Giotto di Bondone 1266-1337 BACK

Giotto was the king of the proto-renaissance, he was the man who invented modern painting. He was a child prodigy and as the story goes he was discovered by his teacher while tending sheep and doodling realistic scenes on a rock. He was a keen entrepreneur and cornered the market on pigs' bristles and made fabulous brushes that made him rich. His two best known works are the frescoes in the church of St Francis in Assisi and the Arena Chapel in Padua. His figures show a awesome sense of place, a tangible three dimensionality, and express emotions. The Arena Chapel is one of the top five works in the western world.

An excerpt from Giotto: The Arena Chapel Frescoes
by James Stubblebine

One aspect of Giotto's genius is, as we have already observed, his ability to suggest different types of people and even their conditions in life. A good example of this is the youngest of the three Magi in The Adoration of the Magi, a figure which embodies youth, beauty, and regality. His figure is ramrod straight; the simple robe has folds as carved and regular as the flutes of a column. Like Piero della Francesca in a later age, Giotto assimilates such a figure to an abstract, geometric form-a way of idealizing the young king and lifting him above the common man. In contrast, the groom just behind him, in an ill-fitting costume, is shown in a foreshortened view, more realistic and more mobile-all this because he represents a servant type. An even greater contrast to the young Magus is afforded by the two shepherds in the preceding scene of The Nativity: their shifting gait, irregular hems, hunched-over shoulders, and the entire stance of these figures is at a far remove from the proud, elegant perfection of the young Magus.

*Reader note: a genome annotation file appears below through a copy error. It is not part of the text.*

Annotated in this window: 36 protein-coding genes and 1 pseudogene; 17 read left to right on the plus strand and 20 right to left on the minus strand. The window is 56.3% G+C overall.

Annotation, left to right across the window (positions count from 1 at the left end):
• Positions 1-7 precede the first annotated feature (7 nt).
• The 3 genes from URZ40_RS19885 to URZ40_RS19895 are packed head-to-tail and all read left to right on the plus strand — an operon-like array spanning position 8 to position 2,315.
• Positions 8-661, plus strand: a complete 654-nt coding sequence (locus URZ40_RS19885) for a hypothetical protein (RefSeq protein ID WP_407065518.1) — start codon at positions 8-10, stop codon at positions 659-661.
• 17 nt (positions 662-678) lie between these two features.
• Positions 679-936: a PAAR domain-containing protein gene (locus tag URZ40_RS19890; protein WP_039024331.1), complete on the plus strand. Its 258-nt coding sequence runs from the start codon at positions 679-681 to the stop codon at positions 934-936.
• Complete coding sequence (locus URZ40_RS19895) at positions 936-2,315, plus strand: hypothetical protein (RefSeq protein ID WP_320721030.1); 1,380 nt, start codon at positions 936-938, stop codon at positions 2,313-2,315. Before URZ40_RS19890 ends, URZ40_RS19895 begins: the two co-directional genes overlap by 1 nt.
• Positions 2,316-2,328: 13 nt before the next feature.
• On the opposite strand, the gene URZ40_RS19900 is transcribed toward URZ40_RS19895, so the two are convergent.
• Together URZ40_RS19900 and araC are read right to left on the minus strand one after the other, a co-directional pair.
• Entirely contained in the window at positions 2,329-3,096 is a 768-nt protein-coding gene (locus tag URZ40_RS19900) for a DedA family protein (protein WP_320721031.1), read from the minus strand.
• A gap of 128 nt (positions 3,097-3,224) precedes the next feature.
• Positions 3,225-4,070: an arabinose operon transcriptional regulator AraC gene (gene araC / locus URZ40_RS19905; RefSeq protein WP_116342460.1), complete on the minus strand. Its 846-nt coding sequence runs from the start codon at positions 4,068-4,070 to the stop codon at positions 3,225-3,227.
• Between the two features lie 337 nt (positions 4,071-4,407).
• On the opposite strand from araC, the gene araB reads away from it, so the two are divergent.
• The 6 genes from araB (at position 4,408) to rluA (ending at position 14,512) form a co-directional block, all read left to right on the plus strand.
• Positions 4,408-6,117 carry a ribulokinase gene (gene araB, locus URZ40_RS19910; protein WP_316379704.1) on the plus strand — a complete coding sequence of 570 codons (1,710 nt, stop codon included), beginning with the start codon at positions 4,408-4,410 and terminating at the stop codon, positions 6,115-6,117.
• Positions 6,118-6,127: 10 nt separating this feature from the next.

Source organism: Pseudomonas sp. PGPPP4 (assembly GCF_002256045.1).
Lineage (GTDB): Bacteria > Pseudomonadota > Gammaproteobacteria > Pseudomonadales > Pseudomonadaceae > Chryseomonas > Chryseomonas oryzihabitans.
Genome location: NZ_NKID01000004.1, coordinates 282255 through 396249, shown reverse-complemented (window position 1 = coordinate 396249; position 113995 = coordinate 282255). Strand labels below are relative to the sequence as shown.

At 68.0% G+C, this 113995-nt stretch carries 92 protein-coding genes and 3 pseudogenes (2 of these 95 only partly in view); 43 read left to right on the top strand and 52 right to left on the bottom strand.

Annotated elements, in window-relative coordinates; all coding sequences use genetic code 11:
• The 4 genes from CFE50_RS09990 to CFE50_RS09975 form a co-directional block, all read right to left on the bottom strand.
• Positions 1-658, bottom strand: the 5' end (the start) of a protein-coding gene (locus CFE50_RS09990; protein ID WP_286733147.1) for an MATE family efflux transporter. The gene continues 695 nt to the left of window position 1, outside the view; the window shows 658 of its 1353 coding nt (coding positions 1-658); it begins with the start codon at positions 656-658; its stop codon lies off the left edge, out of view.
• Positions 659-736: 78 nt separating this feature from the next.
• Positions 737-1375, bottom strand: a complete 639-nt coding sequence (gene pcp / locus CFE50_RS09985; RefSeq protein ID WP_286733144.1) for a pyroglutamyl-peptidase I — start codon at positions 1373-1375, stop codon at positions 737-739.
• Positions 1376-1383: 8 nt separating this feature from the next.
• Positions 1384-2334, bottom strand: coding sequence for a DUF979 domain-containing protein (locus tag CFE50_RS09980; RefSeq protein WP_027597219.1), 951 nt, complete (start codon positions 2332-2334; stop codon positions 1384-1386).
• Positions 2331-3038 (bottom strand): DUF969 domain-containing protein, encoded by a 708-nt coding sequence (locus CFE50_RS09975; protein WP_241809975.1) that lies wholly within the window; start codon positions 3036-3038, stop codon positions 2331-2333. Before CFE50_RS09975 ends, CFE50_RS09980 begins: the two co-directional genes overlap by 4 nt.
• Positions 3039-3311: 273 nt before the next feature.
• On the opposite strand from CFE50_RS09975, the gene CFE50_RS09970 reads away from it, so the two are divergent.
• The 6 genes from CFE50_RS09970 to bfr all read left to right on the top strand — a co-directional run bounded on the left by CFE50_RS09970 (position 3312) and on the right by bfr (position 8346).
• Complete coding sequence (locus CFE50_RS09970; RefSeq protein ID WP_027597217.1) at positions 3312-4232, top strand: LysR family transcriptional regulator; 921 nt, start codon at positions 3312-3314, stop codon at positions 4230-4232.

Or again, Giotto can convey something very different in his treatment of the figure, as in The Betrothal of the Virgin . Perhaps the single most enchanting figure in the Arena Chapel is the Virgin in this scene. Demure yet smiling, she exudes a glow universally recognized as the particular quality of a bride. All this is confirmed by the harmonious lines of her white gown falling in a graceful train behind her. This lyrical mood persists in the representation of the Virgin in the next scene, The Return Home. Here again the beauty of the figure depends to a great extent on the flowing rhythms of the gown, enhanced now by the delicate sway of the Virgin as she moves along to the tune of the musicians and daintily lifts the drapery in front.

The composition of The Betrothal-with the cluster of rejected suitors at the left and the grouping around the Virgin on the rightinvolves the important artistic principle of isocephaly, that is, of all heads being on the same level. An indispensable device in the sculpture of Antiquity and, later, in the fullness of the Renaissance, it was usually ignored in the medieval world. Essentially it is a device that unifies the composition by confirming the existence of all the figures in the same space and standing on the same ground plane. Isocephaly strongly controls The Betrothal scene, as, indeed, it does The Virgin's Return Home, which follows. In both instances the chief danger of isocephaly-a too monotonous, friezelike arrangement of figures-is avoided by the cadences of the groupings, the turning of certain figures to face the other way as a means of relieving strict regularity, the drapery folds which corroborate the moving and standing of the figures-all elements that unite the figures while giving them variety and naturalness. In one of his moments of keen insight in regard to these frescoes, John Ruskin compared The Virgin's Return Home to the Parthenon frieze. Certainly Giotto understood those same compositional ideas which make the classical relief one of the most impressive creations in the history of art.

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Image List

Poor Clares Mourn the Death of St Francis


Madonna and Child Unthroned

Betrayal of Christ


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